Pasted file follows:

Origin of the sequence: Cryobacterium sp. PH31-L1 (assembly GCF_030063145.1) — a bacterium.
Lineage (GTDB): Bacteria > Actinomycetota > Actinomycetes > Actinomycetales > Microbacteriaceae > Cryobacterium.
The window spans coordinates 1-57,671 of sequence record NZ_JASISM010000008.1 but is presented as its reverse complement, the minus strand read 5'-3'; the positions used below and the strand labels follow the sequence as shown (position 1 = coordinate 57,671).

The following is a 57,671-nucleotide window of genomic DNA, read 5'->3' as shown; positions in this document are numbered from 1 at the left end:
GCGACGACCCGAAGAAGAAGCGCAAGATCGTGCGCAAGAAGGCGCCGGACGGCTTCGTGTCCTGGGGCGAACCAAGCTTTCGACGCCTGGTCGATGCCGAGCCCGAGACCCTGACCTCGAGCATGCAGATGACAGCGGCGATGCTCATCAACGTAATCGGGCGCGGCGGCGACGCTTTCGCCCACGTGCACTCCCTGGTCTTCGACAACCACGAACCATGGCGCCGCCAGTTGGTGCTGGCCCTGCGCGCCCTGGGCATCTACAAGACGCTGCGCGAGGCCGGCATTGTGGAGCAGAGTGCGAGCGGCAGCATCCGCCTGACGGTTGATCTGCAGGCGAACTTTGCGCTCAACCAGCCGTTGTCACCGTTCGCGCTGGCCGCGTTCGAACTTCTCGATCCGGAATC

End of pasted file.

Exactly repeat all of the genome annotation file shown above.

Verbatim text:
Origin of the sequence: Cryobacterium sp. PH31-L1 (assembly GCF_030063145.1) — a bacterium.
Lineage (GTDB): Bacteria > Actinomycetota > Actinomycetes > Actinomycetales > Microbacteriaceae > Cryobacterium.
The window spans coordinates 1-57,671 of sequence record NZ_JASISM010000008.1 but is presented as its reverse complement, the minus strand read 5'-3'; the positions used below and the strand labels follow the sequence as shown (position 1 = coordinate 57,671).

The following is a 57,671-nucleotide window of genomic DNA, read 5'->3' as shown; positions in this document are numbered from 1 at the left end:
GCGACGACCCGAAGAAGAAGCGCAAGATCGTGCGCAAGAAGGCGCCGGACGGCTTCGTGTCCTGGGGCGAACCAAGCTTTCGACGCCTGGTCGATGCCGAGCCCGAGACCCTGACCTCGAGCATGCAGATGACAGCGGCGATGCTCATCAACGTAATCGGGCGCGGCGGCGACGCTTTCGCCCACGTGCACTCCCTGGTCTTCGACAACCACGAACCATGGCGCCGCCAGTTGGTGCTGGCCCTGCGCGCCCTGGGCATCTACAAGACGCTGCGCGAGGCCGGCATTGTGGAGCAGAGTGCGAGCGGCAGCATCCGCCTGACGGTTGATCTGCAGGCGAACTTTGCGCTCAACCAGCCGTTGTCACCGTTCGCGCTGGCCGCGTTCGAACTTCTCGATCCGGAATC